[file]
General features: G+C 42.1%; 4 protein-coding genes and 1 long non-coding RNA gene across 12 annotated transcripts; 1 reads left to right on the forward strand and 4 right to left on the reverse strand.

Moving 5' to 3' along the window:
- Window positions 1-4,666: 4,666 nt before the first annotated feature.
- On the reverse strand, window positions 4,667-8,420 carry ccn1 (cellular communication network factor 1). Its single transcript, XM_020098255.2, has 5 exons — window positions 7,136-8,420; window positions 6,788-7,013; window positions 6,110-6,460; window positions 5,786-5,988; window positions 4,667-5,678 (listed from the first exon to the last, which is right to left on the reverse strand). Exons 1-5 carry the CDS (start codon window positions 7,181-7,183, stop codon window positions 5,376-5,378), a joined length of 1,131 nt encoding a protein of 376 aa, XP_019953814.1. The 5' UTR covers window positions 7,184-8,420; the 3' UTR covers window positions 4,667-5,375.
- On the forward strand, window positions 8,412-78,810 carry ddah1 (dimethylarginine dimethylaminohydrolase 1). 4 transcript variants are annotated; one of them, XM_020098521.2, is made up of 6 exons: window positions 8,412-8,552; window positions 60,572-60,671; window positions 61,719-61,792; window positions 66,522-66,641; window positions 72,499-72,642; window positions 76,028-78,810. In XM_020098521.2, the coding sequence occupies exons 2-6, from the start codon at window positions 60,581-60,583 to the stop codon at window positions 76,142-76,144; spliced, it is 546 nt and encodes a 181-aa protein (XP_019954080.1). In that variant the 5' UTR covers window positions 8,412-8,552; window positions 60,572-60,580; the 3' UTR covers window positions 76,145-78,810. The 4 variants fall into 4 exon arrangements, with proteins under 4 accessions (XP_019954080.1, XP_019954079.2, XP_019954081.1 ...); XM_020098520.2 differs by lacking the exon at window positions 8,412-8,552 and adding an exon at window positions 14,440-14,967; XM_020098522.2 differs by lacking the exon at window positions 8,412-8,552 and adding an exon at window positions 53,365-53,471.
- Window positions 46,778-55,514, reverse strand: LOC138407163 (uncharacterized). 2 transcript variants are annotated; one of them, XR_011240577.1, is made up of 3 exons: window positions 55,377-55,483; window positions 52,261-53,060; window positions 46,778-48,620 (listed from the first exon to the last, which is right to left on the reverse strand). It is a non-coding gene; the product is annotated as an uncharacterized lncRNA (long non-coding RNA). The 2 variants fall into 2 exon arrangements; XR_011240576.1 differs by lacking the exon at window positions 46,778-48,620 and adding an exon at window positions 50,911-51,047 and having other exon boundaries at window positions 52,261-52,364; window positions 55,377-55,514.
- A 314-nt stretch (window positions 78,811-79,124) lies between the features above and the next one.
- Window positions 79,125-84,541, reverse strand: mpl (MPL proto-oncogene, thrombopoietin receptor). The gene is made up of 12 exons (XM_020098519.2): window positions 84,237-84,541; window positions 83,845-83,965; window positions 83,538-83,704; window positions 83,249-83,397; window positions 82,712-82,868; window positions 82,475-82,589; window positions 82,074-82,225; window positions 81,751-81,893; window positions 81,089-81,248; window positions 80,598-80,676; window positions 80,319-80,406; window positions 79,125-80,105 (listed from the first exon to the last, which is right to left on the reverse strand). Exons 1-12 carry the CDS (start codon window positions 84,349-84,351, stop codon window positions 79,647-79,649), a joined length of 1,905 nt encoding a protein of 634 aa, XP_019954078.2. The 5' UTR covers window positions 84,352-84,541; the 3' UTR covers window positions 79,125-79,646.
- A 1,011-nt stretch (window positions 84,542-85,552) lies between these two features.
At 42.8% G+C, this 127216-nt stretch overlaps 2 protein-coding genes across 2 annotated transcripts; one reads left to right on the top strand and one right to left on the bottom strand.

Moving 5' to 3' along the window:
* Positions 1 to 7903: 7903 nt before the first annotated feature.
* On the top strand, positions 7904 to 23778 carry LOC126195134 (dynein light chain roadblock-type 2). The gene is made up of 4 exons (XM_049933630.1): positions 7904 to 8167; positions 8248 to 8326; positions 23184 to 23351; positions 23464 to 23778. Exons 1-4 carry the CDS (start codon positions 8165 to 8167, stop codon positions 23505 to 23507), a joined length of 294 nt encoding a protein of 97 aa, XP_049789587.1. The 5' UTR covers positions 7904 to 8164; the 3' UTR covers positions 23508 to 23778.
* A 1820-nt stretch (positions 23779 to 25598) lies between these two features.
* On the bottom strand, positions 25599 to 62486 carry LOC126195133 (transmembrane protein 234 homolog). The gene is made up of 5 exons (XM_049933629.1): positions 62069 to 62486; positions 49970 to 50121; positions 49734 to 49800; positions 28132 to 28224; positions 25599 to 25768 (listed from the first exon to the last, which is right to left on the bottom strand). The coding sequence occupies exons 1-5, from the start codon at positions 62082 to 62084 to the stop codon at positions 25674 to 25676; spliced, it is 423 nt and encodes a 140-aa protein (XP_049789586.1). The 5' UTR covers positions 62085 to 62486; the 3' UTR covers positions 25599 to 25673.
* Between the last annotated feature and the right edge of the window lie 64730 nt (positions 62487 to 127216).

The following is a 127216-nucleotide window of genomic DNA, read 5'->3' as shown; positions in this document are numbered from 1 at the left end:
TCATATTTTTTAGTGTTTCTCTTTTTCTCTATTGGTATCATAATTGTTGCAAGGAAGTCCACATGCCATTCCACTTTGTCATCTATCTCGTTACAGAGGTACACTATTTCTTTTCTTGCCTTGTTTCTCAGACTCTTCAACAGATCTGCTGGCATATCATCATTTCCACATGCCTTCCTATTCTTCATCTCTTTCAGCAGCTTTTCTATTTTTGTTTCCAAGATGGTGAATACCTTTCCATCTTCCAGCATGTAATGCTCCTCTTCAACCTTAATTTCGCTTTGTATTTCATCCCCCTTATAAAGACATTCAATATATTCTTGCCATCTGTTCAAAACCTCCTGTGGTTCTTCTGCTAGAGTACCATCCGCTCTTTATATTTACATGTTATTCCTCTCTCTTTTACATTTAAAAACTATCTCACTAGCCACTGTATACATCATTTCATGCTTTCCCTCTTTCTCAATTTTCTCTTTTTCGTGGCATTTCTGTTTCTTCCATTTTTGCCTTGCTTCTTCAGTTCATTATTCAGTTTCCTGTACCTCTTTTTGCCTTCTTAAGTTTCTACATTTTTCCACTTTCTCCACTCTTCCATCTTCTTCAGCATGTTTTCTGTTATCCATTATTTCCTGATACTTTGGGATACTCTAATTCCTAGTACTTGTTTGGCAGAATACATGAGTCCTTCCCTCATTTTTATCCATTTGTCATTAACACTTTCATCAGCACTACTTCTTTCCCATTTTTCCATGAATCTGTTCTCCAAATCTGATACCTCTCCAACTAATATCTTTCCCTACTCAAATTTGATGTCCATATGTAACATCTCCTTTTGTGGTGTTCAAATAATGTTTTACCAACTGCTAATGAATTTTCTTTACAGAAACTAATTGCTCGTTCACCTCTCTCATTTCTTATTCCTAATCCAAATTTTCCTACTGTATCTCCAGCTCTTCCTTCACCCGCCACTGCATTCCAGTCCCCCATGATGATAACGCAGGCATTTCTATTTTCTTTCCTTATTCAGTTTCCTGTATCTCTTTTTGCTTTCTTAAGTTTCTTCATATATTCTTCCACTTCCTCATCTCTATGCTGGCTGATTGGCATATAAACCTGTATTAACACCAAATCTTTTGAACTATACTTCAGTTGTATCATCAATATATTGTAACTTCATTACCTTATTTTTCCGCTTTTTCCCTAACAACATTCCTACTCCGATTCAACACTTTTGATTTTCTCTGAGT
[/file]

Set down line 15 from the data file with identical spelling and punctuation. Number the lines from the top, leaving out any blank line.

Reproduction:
* On the bottom strand, positions 25599 to 62486 carry LOC126195133 (transmembrane protein 234 homolog). The gene is made up of 5 exons (XM_049933629.1): positions 62069 to 62486; positions 49970 to 50121; positions 49734 to 49800; positions 28132 to 28224; positions 25599 to 25768 (listed from the first exon to the last, which is right to left on the bottom strand). The coding sequence occupies exons 1-5, from the start codon at positions 62082 to 62084 to the stop codon at positions 25674 to 25676; spliced, it is 423 nt and encodes a 140-aa protein (XP_049789586.1). The 5' UTR covers positions 62085 to 62486; the 3' UTR covers positions 25599 to 25673.